Rajmohan's Wife, the first Indian novel in English, was written by Bankim Chandra Chatterjee in 1864.
Rajmohan's Wife was published in 1864 as a serial novel in a weekly periodical, the Indian Field. (Image downloaded from Google Images.)
By Mithu Das March 28, 2017
Born in a Brahmin family in 1838 and grew up speaking Bengali, Bankim Chandra Chatterjee had had a big interest in the Sanskrit language as well as in English. A literary genius, Chatterjee started writing verse when he was in high school. He wrote his first novel—Rajmohan's Wife—in English language, when he was 26. By writing the novel, however, Chatterjee could have probably no idea at the time what a significant contribution he was going to make to the world of Anglo-Indian Literature. Today, Rajmohan's Wife is proved the first Indian novel in English. It was published, in 1864, as a serial novel in a weekly periodical, the Indian Field. However, after writing this novel Chatterjee immediately switched to Bengali language and never wrote in English again. The Oxford Companion to English Literature considers Rajmohan's Wife to be "a poor melodramatic thing", although "For 70 years there was no English-language fiction of quality".
The story of Rajmohan's Wife is about a brave woman Matangini who risks her own life to save her sister's family from a pre-planned attack by her own husband Rajmohan. An excerpt from the book: "She took very little time to finish the process usually so elaborate with womankind; a dish of water, a tin-framed looking-glass three inches wide, and a comb matching it sufficed for the task. Then, a little vermilion adorned her forehead. Last of all some betel leaves dyed her lips. Thus armed, a formidable champion of the world-conquering sex set out with a pitcher in her arm and pushing open the wattled gate of a neighbouring house entered within it."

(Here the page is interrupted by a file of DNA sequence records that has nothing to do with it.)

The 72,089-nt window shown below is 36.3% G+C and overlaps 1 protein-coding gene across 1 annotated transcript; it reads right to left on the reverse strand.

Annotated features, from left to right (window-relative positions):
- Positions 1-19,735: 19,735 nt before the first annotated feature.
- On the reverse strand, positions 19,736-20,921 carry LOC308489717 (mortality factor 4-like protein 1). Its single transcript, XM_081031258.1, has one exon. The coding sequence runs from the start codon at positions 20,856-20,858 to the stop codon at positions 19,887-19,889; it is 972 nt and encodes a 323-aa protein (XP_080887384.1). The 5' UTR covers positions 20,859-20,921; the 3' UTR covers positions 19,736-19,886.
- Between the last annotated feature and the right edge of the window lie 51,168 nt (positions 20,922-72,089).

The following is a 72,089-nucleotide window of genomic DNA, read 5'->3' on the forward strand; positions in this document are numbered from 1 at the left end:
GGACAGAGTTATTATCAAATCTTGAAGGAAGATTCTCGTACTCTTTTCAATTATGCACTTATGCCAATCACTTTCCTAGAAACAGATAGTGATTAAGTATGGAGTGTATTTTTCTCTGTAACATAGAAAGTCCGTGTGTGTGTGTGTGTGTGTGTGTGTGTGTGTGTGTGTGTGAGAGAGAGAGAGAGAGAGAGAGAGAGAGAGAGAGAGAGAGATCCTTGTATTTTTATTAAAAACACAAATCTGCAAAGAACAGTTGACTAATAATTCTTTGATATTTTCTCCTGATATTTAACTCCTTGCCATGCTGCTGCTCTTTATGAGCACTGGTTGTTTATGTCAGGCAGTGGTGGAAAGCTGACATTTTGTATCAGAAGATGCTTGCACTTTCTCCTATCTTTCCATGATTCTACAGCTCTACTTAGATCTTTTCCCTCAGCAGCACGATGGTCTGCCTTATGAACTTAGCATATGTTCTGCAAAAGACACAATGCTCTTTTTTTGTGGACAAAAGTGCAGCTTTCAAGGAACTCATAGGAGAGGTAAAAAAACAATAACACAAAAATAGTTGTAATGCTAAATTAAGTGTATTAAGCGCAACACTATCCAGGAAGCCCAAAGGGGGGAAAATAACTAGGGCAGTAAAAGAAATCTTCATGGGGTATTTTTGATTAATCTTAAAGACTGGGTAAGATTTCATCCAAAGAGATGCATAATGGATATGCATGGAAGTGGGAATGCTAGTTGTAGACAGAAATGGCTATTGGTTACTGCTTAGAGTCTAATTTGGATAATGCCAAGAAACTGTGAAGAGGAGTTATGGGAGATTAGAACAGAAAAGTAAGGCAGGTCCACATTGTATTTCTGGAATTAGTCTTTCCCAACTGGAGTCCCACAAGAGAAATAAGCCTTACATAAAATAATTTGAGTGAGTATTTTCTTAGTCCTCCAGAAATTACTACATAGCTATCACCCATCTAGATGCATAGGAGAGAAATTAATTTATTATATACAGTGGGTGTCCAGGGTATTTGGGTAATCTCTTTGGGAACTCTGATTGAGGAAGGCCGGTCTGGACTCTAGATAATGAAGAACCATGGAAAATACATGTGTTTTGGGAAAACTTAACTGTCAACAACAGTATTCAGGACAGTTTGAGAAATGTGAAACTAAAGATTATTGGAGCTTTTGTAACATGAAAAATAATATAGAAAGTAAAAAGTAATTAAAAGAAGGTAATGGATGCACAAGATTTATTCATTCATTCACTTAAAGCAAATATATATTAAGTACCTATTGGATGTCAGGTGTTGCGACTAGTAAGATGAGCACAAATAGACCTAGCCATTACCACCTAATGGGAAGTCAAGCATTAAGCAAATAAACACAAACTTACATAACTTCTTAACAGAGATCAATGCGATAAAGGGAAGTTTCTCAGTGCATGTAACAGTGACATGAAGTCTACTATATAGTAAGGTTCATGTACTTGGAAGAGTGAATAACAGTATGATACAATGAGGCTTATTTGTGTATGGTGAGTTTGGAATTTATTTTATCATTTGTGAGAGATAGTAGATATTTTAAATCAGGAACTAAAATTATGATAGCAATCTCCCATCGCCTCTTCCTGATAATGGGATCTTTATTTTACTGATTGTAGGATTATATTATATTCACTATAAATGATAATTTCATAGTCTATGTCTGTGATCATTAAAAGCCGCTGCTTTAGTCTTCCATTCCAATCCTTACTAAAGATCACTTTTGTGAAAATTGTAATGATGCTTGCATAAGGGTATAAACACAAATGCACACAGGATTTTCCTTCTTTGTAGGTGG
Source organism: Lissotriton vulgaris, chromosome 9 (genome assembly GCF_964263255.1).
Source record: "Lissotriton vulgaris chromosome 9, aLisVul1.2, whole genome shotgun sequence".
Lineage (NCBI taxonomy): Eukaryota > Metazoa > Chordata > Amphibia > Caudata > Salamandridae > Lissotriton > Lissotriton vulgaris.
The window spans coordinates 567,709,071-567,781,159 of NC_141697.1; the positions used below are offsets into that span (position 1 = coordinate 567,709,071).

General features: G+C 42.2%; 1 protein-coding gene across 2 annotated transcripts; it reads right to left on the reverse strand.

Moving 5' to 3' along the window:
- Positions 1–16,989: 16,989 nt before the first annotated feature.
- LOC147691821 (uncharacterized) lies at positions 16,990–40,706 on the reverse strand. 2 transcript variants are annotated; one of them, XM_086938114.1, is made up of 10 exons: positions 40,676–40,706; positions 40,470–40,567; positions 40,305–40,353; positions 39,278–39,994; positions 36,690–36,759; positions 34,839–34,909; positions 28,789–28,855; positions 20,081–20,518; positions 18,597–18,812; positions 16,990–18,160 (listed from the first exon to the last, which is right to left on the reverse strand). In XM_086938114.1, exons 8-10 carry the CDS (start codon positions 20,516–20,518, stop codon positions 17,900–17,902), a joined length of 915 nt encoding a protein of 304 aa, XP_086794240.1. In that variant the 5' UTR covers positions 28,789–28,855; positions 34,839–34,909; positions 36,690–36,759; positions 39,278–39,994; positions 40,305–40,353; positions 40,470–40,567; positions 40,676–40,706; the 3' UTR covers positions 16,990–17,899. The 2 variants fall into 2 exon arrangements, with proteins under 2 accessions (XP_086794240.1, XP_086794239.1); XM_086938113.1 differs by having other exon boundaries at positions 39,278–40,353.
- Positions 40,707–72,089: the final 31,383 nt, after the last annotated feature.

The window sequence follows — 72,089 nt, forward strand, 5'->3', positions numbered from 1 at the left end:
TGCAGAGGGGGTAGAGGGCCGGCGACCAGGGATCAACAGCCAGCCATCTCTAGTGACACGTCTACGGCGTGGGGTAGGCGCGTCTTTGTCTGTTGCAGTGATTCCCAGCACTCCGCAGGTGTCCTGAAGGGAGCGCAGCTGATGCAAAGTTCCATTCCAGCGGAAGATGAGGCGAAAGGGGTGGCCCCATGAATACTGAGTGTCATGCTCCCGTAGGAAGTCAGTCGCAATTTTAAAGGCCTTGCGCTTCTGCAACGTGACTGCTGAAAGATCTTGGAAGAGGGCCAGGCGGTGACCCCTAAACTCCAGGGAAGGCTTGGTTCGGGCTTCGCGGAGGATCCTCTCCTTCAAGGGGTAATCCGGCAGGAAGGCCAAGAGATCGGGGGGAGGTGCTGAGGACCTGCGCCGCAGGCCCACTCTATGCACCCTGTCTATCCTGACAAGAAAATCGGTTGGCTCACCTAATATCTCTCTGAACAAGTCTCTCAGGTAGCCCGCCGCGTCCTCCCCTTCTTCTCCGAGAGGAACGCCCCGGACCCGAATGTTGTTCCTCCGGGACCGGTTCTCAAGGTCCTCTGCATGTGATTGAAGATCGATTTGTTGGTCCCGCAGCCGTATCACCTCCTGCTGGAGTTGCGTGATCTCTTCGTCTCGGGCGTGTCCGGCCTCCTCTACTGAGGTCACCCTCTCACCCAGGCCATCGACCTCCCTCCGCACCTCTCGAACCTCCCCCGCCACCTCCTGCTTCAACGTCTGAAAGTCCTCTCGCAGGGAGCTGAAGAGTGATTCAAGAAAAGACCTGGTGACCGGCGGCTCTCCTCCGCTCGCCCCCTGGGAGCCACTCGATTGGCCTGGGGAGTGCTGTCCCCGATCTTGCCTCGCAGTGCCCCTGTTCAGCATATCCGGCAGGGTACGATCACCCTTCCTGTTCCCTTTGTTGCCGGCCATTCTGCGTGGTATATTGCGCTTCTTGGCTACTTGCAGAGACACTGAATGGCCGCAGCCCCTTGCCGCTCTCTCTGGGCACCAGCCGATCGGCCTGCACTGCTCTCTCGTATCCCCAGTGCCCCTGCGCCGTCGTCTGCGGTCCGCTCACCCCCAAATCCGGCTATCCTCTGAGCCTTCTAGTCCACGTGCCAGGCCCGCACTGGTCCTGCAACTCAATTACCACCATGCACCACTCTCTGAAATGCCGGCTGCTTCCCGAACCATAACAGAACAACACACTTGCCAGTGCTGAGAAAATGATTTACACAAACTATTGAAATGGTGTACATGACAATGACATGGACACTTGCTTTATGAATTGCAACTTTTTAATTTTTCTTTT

Bankim Chandra Chatterjee will always be remembered for his outstanding contribution towards Bengali Literature. He had written more than a dozen of novels, several essays, religious articles and poems in Bengali language. The National song of India Vande Mataram has been taken from his famous book Anandamath (1882). According to Rabindranath Tagore, Chatterjee is one of saviours of the early modern Bengali Literature. Tagore writes: 'Raja Rammohun Roy saved it from submersion by laying the foundation of Bengali literature on a granite base. Bankim Chandra raised it by silting layers upon layers of his vigrous talents making it not only livable but a land abounding in harvestable greens ...'
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